Who is Responsible For Employment Taxes?

July 9, 2019

Who is Responsible For Employment Taxes?

Taxes. Is there anyone besides accountants who enjoy them? Probably not, and when you are a business owner, they are just one more responsibility to add to your ever-growing list. Below, you will find some helpful information relating to where your tax responsibility lies as a business owner with employees.

Whose Responsibility is it to Pay Employer Taxes?

Simply put, the responsibility of paying taxes falls both to you and to your employees in some form. However, as an employer, you do have the responsibility of reporting income and having employment taxes withheld on your employee’s. This will then be filed with the Employer’s Quarterly Federal Tax Return, known as form 941. You then must deposit taxes into an authorized financial institution or the bank per the Federal Tax Deposit Requirements. You are also responsible for filing a FICA (more below) annually and then depositing those taxes. The Internal Revenue Service (IRS) has a section of information pertaining to this subject you can access here. If you fail to comply with the laws as they relate to employment tax, you can be subject to civil or even criminal sanctions.

Payroll Taxes, They Are Your Responsibility

When it comes to payroll taxes, the Federal Payroll Tax responsibility falls on you as the employer. This means you are responsible for withholding some of your employee’s compensation and as well as paying your employer’s contribution towards Medicare and Social Security taxes under the Federal Insurance Contributions Act, known simply as FICA. Although you have many responsibilities when it comes to payroll, perhaps the most pressing is adhering to FICA  and other tax laws. Visit here to learn more about FICA.

What Are Payroll Taxes?

To be sure we are on the same page, look over what is considered a “payroll” tax:

  • Local, state and federal income taxes.
  • FICA taxes.
  • Unemployment taxes that is based off your employee’s income along with other factors.
  • Federal and state worker’s compensation funds. This is also based on your employee’s income as well as various factors, such as the risk of injury in their specific job.

More About Your Responsibility in Payroll Taxes

If you have employees, not only will you be responsible for FICA withholdings as mentioned above, but you will also be expected to withhold and report payroll taxes within various other categories of law. In layman’s terms, the following is a breakdown of these responsibilities:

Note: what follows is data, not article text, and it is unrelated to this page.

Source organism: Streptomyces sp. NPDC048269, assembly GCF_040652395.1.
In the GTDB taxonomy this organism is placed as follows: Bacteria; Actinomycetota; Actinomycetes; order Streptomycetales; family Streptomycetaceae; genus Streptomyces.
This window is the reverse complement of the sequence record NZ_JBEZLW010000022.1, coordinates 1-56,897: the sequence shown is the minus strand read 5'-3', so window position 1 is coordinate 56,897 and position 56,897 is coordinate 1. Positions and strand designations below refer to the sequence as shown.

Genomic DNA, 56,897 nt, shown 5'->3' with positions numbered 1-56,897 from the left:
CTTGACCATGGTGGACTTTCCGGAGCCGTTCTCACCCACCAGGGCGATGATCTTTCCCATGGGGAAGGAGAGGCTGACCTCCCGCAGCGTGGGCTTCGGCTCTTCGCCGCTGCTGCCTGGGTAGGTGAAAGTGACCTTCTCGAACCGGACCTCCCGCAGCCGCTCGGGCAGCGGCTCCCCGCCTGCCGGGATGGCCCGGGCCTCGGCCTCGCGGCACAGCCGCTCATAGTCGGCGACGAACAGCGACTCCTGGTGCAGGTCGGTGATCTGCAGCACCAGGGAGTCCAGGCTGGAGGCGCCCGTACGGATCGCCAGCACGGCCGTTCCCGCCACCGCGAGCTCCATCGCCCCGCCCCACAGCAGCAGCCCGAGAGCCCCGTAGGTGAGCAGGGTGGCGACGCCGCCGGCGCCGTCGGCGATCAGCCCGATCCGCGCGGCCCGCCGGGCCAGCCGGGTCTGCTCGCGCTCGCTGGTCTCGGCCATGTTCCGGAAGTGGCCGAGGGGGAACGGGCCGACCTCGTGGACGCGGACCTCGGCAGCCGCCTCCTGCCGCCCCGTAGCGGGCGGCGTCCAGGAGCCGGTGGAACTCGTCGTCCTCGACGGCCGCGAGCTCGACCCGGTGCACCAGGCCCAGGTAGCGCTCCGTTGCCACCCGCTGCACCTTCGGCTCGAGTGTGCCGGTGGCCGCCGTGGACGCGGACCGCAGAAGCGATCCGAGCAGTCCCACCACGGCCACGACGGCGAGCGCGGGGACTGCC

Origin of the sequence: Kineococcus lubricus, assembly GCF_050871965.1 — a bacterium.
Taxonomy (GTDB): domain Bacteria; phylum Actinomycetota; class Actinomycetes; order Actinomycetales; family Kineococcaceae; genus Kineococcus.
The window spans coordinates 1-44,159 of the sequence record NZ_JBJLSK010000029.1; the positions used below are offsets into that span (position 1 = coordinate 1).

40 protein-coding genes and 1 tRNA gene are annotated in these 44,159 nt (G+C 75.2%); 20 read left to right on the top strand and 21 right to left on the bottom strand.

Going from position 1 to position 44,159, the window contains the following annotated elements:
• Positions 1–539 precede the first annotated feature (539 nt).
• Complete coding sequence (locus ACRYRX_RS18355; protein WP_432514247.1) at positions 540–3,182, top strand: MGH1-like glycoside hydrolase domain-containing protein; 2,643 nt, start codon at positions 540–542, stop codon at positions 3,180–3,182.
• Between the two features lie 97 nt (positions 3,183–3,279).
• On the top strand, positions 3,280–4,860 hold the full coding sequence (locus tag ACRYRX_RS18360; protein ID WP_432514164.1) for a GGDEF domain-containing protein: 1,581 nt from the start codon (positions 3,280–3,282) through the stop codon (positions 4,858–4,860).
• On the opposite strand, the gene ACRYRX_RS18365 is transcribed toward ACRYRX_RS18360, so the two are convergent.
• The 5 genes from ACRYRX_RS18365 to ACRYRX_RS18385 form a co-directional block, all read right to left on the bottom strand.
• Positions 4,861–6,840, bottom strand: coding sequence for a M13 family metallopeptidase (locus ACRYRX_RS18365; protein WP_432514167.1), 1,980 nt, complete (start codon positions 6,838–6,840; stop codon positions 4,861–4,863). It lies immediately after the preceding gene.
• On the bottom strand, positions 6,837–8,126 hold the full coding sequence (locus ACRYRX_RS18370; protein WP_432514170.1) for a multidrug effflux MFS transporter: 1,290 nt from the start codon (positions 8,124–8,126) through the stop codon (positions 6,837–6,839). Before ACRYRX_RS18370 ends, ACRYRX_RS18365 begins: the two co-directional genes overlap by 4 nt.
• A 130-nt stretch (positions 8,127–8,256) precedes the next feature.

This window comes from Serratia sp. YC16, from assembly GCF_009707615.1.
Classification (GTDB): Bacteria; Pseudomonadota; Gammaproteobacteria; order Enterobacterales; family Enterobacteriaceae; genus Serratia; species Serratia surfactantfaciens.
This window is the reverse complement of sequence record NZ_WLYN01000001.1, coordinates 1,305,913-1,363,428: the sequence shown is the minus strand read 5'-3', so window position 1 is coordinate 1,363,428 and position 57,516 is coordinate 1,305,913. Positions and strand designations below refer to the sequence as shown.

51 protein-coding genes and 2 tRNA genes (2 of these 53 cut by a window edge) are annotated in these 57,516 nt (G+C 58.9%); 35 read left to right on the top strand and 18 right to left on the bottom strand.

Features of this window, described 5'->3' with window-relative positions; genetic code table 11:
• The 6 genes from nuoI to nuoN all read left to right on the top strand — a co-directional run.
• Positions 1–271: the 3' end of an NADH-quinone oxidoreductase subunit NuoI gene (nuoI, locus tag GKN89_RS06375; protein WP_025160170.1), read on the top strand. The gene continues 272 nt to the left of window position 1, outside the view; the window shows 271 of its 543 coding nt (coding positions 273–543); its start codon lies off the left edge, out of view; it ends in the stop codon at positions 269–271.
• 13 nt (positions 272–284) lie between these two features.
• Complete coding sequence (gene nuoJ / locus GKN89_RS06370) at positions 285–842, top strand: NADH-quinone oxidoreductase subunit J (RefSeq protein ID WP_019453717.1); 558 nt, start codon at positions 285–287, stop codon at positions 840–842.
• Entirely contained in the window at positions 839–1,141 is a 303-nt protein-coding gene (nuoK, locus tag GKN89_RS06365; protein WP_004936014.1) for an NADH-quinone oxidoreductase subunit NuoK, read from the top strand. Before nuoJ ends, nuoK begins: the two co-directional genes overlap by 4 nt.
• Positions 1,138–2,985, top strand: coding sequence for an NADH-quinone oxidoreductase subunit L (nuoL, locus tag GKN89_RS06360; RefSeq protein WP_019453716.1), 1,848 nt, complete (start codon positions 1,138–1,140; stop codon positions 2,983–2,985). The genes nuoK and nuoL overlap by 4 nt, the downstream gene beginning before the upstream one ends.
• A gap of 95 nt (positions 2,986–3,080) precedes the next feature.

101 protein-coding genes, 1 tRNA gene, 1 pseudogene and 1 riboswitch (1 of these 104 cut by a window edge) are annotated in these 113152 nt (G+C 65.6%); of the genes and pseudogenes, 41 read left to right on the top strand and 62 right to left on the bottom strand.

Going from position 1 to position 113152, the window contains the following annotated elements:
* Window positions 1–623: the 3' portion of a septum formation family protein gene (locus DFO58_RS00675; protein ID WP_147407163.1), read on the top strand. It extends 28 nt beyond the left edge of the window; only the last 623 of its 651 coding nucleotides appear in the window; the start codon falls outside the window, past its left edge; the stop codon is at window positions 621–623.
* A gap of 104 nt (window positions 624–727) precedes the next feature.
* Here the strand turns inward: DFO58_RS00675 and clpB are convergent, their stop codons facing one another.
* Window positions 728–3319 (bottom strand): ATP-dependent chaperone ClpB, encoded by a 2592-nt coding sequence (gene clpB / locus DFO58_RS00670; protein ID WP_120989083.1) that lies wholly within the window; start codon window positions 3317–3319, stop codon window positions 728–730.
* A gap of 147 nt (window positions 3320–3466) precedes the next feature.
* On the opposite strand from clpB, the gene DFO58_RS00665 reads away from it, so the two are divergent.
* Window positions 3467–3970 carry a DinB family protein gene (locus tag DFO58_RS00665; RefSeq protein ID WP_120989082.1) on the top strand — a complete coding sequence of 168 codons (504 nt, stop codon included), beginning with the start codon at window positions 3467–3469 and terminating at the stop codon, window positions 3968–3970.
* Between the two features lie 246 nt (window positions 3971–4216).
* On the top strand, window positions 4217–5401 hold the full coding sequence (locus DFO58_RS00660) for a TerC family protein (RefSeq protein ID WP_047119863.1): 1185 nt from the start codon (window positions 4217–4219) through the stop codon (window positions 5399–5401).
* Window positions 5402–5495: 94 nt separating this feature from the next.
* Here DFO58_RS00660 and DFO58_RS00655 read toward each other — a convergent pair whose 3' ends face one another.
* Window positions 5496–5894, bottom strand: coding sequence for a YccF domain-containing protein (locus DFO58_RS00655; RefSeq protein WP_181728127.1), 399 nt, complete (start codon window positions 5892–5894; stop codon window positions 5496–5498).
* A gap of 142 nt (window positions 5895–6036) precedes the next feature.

• Collect Information: Your first task is to get certain information from your employee, which you will use to create their W2 form. This will allow you to set up federal withholdings from your employee’s check. You are not responsible for finding the “right” amount to withhold. Some employees prefer more money is withheld, so they can get a good tax return, while others prefer to cut it close to even. This is not your responsibility to determine but getting the information and passing that along is your job.
  • Take Out Taxes: Your next responsibility regarding payroll taxes is to withhold the right amount of taxes from your employee’s checks for local, state and federal income. FICA, as mentioned above, is slightly different as it is paid by both you and your employee. This type of tax is only based on what your employee makes and is then directly tied to them.  Income tax withholding amounts are often determined by the employee, but FICA taxes are set, based on gross income amounts.
  • Set Funds Aside: When you pull money out of your employee’s checks for taxes, you then have to set these funds aside until it’s time to pay them. This type of fund is called trust fund taxes. It basically means you hold the funds in trust until time to pay them.
  • Pay Taxes: Now the fun part, not! Time to pay the various agencies that are owed tax money from both you an employer and your employees. You will pay the IRS,  Social Security, and Medicare withholdings and then also pay FICA taxes.
  • Report Any Tax Owed: You fill out a form 940 for unemployment tax and/or a form 941 for payroll taxes on employees.
  • Provide Additional Reports: In addition, you might also need to provide reports to local, state and federal agencies as required by law. For example, any new employees must be reported to obtain employment status.

Tips For Making Sure You Stay on Top of Your Tax Obligations

Of course, we all would love to forgo paying taxes. They just aren’t any fun. However, they are legally required and not paying what you owe and ensuring your employees are set us as well can mean some serious legal ramifications. Therefore, you want to make sure you stay on top of this obligation as a business owner. The following are some tips to help you do just that:

  • Automate The Process: One way to ensure you never forget to pull funds out when you should and then send them to your tax fund is to set up your payroll to do it automatically. Then set yourself a reminder to pay the taxes when owed.
  • Partner With a Professional: As you have learned, taxes are no easy matter. They are downright confusing and making even an honest mistake can still land you in some very hot water. Therefore, perhaps the best way to deal with your responsibility as a business owner over employer taxes is to partner with a Professional Employer Organization (PEO) like Consolidated Personnel Services. By joining a service like this, you are relieved of the headache and responsibility that comes with managing employment taxes.  Contact us today to learn more about how we can help relieve the stress over employment taxes and get you back to focusing on what’s important, running your business.

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